Effective treatments for Covid-19 could help change the course of this pandemic – from saving lives to reducing the pressure on healthcare systems. A collective global effort is needed to fund, research, develop and bring effective treatments to people, as soon as possible.
Research into treatments for Covid-19 is moving at an incredible speed – with thousands of studies in progress and more than 200 potential therapies being explored.
Large randomised clinical trials, such as the World Health Organization’s Solidarity clinical trial(opens in a new tab) and the UK’s RECOVERY trial(opens in a new tab), are essential for learning which treatments are safe and effective.
Most of the current research focuses on repurposed drugs – if shown to be effective, these could be rapidly rolled out across the world. It will take much longer to develop new safe and effective drugs that are specific to Covid-19.
We launched the COVID-19 Therapeutics Accelerator together with the Bill & Melinda Gates Foundation and Mastercard.
This is a large-scale collaboration to research, develop and bring effective treatments to market quickly and accessibly. The studies funded so far(opens in a new tab) include evaluating approved drugs and creating platforms for exploring new potential treatments.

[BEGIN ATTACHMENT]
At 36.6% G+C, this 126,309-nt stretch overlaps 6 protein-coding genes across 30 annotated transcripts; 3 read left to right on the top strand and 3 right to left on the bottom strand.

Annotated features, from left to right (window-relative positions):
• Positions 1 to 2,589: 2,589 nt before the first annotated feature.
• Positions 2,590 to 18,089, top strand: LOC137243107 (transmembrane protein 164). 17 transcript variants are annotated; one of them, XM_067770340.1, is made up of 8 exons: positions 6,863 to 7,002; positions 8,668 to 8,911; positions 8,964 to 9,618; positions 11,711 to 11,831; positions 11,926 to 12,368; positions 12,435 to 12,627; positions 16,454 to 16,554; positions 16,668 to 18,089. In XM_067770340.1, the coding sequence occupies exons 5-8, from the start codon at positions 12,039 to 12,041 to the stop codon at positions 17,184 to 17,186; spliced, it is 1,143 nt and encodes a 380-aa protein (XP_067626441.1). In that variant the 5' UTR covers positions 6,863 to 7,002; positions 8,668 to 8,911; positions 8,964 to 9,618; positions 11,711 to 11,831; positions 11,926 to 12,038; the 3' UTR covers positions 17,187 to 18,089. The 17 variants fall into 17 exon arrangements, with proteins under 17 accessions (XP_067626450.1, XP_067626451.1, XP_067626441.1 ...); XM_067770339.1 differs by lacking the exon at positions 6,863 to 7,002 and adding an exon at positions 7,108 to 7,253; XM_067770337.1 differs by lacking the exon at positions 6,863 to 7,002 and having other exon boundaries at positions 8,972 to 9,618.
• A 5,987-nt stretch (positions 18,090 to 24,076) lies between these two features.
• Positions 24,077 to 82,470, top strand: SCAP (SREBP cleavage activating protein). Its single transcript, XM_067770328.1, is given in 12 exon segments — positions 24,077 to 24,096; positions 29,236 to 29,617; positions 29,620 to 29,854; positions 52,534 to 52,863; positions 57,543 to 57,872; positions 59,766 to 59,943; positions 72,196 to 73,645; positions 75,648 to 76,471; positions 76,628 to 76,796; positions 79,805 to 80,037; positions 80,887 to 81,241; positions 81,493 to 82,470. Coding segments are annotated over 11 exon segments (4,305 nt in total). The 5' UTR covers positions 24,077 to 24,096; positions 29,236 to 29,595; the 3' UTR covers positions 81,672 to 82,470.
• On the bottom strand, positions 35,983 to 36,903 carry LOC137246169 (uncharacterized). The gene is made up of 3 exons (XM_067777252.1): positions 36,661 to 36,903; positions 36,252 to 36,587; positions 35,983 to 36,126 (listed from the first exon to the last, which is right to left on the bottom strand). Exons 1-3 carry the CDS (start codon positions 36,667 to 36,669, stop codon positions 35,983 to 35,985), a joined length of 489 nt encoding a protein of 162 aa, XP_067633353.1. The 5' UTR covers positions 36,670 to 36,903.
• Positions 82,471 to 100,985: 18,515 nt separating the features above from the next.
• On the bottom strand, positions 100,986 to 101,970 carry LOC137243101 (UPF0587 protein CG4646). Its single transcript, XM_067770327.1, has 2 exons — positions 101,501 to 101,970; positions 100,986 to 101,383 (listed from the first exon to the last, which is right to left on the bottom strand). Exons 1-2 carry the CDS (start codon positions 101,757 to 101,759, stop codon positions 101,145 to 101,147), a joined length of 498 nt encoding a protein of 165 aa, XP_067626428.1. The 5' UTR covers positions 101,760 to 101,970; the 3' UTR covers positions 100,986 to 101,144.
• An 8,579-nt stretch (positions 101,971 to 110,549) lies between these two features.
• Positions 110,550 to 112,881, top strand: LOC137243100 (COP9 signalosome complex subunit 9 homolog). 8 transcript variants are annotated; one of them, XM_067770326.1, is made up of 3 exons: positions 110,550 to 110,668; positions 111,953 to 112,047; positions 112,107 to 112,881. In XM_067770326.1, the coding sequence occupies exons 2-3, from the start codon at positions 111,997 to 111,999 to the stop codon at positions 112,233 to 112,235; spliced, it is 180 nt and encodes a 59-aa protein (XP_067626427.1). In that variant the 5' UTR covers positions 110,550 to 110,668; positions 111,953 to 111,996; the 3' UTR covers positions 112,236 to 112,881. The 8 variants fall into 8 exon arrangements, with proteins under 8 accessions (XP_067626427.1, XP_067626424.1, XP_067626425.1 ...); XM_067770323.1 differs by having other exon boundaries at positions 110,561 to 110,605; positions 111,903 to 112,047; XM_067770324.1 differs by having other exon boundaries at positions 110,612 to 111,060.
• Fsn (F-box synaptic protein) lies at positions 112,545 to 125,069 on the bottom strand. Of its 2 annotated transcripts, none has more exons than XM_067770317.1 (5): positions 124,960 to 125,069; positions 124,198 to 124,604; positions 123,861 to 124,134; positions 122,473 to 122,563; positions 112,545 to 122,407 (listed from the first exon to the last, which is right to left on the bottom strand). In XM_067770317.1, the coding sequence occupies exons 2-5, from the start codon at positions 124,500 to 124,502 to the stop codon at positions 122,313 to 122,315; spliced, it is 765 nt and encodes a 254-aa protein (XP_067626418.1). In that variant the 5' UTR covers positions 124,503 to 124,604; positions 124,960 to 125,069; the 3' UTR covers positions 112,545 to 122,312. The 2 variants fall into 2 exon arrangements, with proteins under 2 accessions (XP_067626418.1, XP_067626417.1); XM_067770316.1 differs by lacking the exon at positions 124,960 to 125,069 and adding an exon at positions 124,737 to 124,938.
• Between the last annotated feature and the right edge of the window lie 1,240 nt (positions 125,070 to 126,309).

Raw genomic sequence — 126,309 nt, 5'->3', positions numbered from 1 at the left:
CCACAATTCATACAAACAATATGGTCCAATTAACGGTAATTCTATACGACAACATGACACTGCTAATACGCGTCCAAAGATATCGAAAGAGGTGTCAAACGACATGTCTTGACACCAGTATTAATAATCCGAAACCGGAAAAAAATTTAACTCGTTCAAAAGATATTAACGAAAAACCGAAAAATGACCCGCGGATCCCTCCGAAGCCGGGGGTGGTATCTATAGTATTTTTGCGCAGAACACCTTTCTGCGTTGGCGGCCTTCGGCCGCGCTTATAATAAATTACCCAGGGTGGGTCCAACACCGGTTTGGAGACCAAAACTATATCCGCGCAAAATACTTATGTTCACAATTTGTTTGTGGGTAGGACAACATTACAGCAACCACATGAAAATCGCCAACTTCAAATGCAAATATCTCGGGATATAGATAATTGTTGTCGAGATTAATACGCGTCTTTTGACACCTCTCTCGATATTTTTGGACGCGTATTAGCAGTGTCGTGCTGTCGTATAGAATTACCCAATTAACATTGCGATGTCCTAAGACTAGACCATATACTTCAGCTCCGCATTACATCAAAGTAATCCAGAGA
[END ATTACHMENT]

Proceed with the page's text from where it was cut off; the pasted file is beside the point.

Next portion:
Find out how to apply for funding from or donate to the Therapeutics Accelerator(opens in a new tab).
Any – and all – effective treatments for Covid-19 must be available to everyone around the world. Those who need them most, not those who can afford to buy them, should have access first.
The ACT Accelerator(opens in a new tab), a global collaboration of governments and international organisations, was set up to support the development, production and equitable access to all tools that will help protect people against Covid-19.
Jeremy Farrar describes recent progress made by research and why more investment is needed.
Science will show us the way out of the COVID-19 pandemic. And businesses and philanthropy can play a major role by stepping up to fund coronavirus treatments, as well as vaccines and tests.